Meandering Life Rating: (5 / 5)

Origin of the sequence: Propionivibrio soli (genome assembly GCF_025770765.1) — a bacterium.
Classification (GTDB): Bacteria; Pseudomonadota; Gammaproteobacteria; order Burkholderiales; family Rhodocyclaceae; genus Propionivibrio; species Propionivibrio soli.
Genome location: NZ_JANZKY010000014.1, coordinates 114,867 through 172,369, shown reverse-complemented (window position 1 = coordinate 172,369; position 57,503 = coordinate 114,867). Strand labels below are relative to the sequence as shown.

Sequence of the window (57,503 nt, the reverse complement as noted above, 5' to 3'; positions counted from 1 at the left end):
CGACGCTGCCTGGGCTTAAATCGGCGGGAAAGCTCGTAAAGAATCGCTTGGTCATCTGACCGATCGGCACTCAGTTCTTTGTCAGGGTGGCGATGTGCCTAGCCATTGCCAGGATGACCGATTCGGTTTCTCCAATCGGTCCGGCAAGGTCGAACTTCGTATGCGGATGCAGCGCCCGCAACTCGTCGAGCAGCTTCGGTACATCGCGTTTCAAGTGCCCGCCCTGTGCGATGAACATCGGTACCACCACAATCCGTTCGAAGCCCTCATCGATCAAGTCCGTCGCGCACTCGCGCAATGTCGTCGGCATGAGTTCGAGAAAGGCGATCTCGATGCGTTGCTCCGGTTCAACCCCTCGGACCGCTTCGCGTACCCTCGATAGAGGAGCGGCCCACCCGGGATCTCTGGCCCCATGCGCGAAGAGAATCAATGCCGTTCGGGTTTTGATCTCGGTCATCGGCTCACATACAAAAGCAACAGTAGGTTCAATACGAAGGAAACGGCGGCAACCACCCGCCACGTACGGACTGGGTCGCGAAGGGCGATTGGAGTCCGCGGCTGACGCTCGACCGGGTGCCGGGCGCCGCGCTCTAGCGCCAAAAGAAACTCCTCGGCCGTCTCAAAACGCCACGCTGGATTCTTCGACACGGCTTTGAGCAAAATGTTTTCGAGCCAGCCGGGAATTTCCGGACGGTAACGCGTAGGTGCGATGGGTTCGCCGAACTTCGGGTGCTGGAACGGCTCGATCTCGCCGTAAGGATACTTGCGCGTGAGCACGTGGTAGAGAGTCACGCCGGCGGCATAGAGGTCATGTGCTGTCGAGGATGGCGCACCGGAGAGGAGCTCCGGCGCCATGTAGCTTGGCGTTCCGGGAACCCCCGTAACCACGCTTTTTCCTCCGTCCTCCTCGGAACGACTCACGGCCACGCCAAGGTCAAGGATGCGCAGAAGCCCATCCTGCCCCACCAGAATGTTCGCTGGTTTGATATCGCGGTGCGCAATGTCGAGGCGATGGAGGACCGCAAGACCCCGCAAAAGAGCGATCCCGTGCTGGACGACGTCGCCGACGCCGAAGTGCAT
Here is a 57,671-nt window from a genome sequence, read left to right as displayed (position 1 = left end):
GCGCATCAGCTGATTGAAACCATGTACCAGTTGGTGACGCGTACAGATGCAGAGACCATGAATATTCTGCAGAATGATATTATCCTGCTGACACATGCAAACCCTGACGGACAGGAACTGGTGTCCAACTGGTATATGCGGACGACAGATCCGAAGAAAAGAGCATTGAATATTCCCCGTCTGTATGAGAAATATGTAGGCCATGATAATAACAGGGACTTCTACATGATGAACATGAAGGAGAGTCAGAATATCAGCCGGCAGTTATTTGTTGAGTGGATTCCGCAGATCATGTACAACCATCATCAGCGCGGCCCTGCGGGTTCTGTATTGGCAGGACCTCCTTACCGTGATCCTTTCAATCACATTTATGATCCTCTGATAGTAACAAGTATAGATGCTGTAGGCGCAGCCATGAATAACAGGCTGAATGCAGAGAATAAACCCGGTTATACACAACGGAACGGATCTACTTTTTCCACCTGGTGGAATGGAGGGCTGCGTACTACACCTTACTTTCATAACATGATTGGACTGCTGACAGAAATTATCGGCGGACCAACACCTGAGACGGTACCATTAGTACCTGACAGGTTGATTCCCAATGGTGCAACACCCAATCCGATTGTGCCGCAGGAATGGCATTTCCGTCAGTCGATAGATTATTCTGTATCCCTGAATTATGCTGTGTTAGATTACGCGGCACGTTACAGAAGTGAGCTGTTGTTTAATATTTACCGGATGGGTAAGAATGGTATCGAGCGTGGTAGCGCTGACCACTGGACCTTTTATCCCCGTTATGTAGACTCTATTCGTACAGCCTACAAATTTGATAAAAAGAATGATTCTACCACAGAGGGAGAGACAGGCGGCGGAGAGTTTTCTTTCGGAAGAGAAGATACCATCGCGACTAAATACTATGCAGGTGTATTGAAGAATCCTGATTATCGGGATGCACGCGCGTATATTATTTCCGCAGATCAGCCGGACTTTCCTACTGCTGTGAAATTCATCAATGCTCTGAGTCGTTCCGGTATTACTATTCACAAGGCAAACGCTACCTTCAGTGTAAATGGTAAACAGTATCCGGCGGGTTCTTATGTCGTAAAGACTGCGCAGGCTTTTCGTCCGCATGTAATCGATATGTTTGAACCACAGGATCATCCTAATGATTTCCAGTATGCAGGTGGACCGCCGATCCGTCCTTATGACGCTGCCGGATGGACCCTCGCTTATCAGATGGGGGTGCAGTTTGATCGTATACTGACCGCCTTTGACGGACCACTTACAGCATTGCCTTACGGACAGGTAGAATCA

We saw 31 sites here. The signs indicate the maximum RV length is 28’. We are 30’ and based on reviews gave it a try. Out of the 31 sites, there are probably about one-quarter that would work for a 28’ rig. The rest of the sites are very small and are either tent sites or very small RV sites. Out of the few that a can fit a 28’ there are probably 2-3 we thought would be able to fit a 30’ or possibly even up to 32’. They are sites #25 and #13. We stayed on #25 and were able to get our rig in by backing up further than the concrete (tires were still on the concrete). It was also nice because the site is very wide, so we were able to get our tow vehicle right beside us. Site #2 also looked promising, there was an Airstream on that site when we were here that was probably at least 25’ and they left their tow vehicle on and was able to get in the spot. The park has trees, so we were able to enjoy some shade, but they aren’t so tall as to interfere with solar. Our site was level, no leveling blocks needed. Most of the other sites seemed fairly level as well. They have no dump station here, although the campers closet did have a sign that you could dump grey water only. The campers closet also has potable water, but there is no spigot (only faucet) so we used it to fill jugs to fill the RV. The campsite is very easy to find. Follow signs for Navajo National Monument and you take an immediate left at the visitor’s center to get into the campground. There is another campground down the road here, but we did not visit it to check it out since we found a spot here. The road is paved up to and through the campground, but it was still a little bumpy. Nothing like back roads though so we had no problems getting there. Quiet hours are 10:00pm to 6:00am, but it was quiet the whole time we were here. Maximum 7-day stay and a 14-day maximum for the year. We stayed two nights and moved on because there isn’t a ton of stuff to do in the immediate area. They do have several small hiking trails that are worth the time. One leads you to an ancient cliff dwelling that you can see well with the naked-eye, but even better with binoculars. There are two other hikes that are longer and are only ranger-led, but those do not start until May 28th due to lack of funding for rangers to be out there earlier. We stayed in the late part of April and the weather was beautiful. There are no facilities close by so make sure you have what you need before you arrive. AT&T out here was sparse, and we had only a few bars of “H”. Enough to check Facebook or do a quick search, but not good enough for streaming or uploading video/pictures. Overall it was a nice camping spot and we are shocked that it is free. If we are ever in the area again, we will be back!